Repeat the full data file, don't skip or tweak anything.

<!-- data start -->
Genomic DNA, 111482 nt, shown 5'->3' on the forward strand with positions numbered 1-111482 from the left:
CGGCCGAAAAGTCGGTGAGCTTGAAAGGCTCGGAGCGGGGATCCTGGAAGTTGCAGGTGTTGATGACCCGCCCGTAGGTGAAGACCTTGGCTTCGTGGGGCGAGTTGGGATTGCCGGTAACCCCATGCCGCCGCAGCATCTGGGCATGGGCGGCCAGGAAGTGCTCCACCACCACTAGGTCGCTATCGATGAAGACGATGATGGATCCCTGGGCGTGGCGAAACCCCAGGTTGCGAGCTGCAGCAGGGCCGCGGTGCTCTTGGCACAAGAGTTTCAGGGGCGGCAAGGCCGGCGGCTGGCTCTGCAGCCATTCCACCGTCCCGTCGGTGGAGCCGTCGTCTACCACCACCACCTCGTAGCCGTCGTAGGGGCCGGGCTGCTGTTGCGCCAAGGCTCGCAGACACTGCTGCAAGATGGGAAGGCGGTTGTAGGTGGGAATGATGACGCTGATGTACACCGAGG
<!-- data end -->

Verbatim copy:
Genomic DNA, 111482 nt, shown 5'->3' on the forward strand with positions numbered 1-111482 from the left:
CGGCCGAAAAGTCGGTGAGCTTGAAAGGCTCGGAGCGGGGATCCTGGAAGTTGCAGGTGTTGATGACCCGCCCGTAGGTGAAGACCTTGGCTTCGTGGGGCGAGTTGGGATTGCCGGTAACCCCATGCCGCCGCAGCATCTGGGCATGGGCGGCCAGGAAGTGCTCCACCACCACTAGGTCGCTATCGATGAAGACGATGATGGATCCCTGGGCGTGGCGAAACCCCAGGTTGCGAGCTGCAGCAGGGCCGCGGTGCTCTTGGCACAAGAGTTTCAGGGGCGGCAAGGCCGGCGGCTGGCTCTGCAGCCATTCCACCGTCCCGTCGGTGGAGCCGTCGTCTACCACCACCACCTCGTAGCCGTCGTAGGGGCCGGGCTGCTGTTGCGCCAAGGCTCGCAGACACTGCTGCAAGATGGGAAGGCGGTTGTAGGTGGGAATGATGACGCTGATGTACACCGAGG